First there was the “American” Ring. Then Francesca Zambello’s production of Richard Wagner’s operatic tetralogy became the “San Francisco Ring,” after the Washington National Opera couldn’t come up with the money to stage the fourth opera and the San Francisco Opera got to preside over the premiere of the complete cycle in June. Now, call it the “Once and Future Ring”; the Washington National Opera announced Tuesday that it will present a staging of the complete cycle — in 2016.
WNO’s Tuesday announcement made good — surprisingly rapidly, in operatic terms — on the promises of innovation that Zambello hinted at when she was named the company’s artistic adviser in May. And if the “Ring” is, in Zambello’s words, one artistic “tent pole,” new American work is another.
Hence the Washington National Opera’s New American Works project, which will roll out in the 2012-13 season. (The season will not be announced until March.) It’s conceived as a three-tiered system: 20-minute commissions from student composers; hour-long works by “emerging” composers; and, eventually, full-length works by American masters. The first student commissions — presented in threes, in concert, at the Kennedy Center Terrace Theater — are projected to arrive late this year.
“The sense of laboratory and workshop is something we are going to work hard to develop,” Zambello said. “Of course, you can workshop something to death. But I think opera is such a complex, strange beast. We’re also addressing the question of what is opera today. We’re all grappling with that issue. What is it going to be in 10 years, 20 years?”
Speaking from Vienna, Austria, WNO Music Director Philippe Auguin pointed out the benefits of exposing young composers to the resources of an opera house. Even if the scale of the works is small, he said, the composers have the Kennedy Center Opera House Orchestra at their disposal.
“If a composer wants to use eight percussion players, he can,” Auguin said. “It’s like offering a painter the full range of all the colors.” He added: “If Stravinsky had not been allowed to use two tuba players in ‘The Rite of Spring,’ he would have never written ‘The Rite of Spring.’ Allowing composers to write something from a larger dimension helps composers to go deeper into what they can bring.”
WNO is not the first company to put muscle behind a commissioning program (witness the Minnesota Opera’s ongoing seven-year New Works Initiative, including three main-stage commissions) or to turn to a smaller format as a way to generate new work without staggering expense (such as the Opera Company of Philadelphia’s American Repertoire Program). But the three-tier system and emphasis on working with young composers is distinctive.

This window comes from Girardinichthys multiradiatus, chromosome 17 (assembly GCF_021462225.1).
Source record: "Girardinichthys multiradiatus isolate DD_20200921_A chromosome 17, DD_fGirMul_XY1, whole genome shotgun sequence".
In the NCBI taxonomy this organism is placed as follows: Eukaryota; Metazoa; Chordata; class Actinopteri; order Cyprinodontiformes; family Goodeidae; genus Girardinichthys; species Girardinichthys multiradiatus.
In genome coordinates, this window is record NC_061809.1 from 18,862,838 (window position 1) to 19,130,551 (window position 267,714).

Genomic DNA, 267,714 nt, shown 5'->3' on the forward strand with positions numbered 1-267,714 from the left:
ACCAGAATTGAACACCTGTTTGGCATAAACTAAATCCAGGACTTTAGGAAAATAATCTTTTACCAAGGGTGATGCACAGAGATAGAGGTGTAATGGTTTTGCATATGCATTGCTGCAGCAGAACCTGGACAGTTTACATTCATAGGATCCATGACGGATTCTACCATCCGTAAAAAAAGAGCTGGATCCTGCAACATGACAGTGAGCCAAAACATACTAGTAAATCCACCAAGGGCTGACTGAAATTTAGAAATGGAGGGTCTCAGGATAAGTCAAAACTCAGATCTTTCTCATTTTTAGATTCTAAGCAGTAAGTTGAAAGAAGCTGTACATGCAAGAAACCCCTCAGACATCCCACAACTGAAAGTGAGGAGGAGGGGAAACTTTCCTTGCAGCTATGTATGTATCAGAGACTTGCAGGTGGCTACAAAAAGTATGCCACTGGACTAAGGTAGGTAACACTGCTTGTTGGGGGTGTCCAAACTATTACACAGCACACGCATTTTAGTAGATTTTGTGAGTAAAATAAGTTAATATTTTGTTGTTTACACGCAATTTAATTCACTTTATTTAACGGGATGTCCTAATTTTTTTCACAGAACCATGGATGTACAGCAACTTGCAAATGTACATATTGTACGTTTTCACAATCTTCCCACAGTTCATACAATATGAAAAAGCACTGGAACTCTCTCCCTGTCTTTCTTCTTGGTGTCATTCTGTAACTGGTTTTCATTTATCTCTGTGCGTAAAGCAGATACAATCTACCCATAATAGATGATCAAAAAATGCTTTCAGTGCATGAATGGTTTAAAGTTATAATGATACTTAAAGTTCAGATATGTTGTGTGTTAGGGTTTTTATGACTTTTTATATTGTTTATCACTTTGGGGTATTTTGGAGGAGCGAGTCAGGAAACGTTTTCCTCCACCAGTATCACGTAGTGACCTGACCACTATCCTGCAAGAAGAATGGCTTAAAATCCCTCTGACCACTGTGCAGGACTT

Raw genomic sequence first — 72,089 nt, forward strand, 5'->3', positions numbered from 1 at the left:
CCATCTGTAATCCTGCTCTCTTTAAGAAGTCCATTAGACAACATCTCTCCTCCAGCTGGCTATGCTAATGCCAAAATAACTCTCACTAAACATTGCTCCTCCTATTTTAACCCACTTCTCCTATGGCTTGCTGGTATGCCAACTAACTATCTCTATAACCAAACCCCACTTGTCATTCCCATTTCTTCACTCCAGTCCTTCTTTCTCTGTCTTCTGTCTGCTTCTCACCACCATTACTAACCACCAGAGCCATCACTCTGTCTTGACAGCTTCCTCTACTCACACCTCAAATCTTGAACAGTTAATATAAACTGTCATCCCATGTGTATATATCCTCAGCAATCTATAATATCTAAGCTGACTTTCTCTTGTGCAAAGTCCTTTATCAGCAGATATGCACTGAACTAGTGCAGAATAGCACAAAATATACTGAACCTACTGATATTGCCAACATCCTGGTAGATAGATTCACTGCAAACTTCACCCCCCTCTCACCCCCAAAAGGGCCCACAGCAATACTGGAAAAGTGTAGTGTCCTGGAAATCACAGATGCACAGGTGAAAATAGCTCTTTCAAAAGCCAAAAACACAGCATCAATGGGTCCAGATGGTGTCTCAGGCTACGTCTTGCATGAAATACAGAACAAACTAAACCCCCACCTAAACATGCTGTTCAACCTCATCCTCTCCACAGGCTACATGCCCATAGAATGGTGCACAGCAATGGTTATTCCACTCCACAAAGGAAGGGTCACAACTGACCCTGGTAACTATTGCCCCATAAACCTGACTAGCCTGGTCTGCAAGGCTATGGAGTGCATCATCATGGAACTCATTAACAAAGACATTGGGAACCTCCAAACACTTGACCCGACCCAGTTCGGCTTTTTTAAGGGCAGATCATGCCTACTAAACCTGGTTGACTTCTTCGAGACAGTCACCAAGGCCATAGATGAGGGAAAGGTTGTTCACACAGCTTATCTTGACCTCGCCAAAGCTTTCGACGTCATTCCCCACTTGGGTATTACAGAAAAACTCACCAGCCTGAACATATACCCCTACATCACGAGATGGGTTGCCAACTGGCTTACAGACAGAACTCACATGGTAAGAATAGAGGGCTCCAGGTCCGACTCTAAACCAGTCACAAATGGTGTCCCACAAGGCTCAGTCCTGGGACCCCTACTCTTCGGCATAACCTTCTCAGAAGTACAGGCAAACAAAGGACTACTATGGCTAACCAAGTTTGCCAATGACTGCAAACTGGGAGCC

The announcement is also a positive step for a company that has seemed to be dwindling in recent seasons, walloped by the financial crisis after years of living slightly beyond its means. It makes good on the company’s long-bruited goal of committing to American work, albeit in a smaller form than once hoped for by Placido Domingo, WNO’s longtime general director, who stepped down last year. And it is not a sign of new overspending.
“The budget will not be too impacted,” said Christina Scheppelmann, WNO’s director of artistic operations. “That was part of the brainstorming process, to come up with something that is important in extending what we offer on the main stage but without adding expenses to the point where you’re going to have to pull back and say, ‘Oops.’ ”
“Part of our objective is just to get more performance volume,” Zambello added.
In other words: Don’t look for the number of main-stage productions to go up from the current five per season. “Being fiscally conservative, I don’t believe in daydreaming,” Scheppelmann said. And don’t look for the main-stage fare to become much more adventurous, either. Although Zambello and Scheppelmann said they are committed to second and third performances of large-scale works that have been premiered elsewhere, Scheppelmann also said that “if you do new productions at the Terrace Theater, you’re going to have to balance that on the main stage.” The implication is that the large-scale fare might remain conservative, and the unusual offerings will move to the smaller theaters — which are newly available to WNO since its official merger with the Kennedy Center on July 1.
WNO also announced that it will stage a holiday-themed work every year. “For me, getting families and kids into the theater is a top priority,” Zambello said. In addition, Zambello will direct one production every season — though this is hardly an innovation, because Zambello has been something of a fixture at WNO for years, with 10 productions to her credit. Though the 2012-13 season won’t be announced until March, Zambello’s contribution to it is known: the co-production of “Show Boat” with the Chicago Lyric Opera, which opens in Chicago on Feb. 12.
Zambello and Scheppelmann speak with the authority of an artistic team, and it’s clear that Zambello is taking an active approach to her advisory role with WNO. But when Zambello was asked whether she planned to settle in the District, Scheppelmann stepped in to answer for her.
“Cesca is also the general director of Glimmerglass,” she said, referring to the summer festival in upstate New York that Zambello took over in the summer. “We wouldn’t want to overwhelm her with too much.”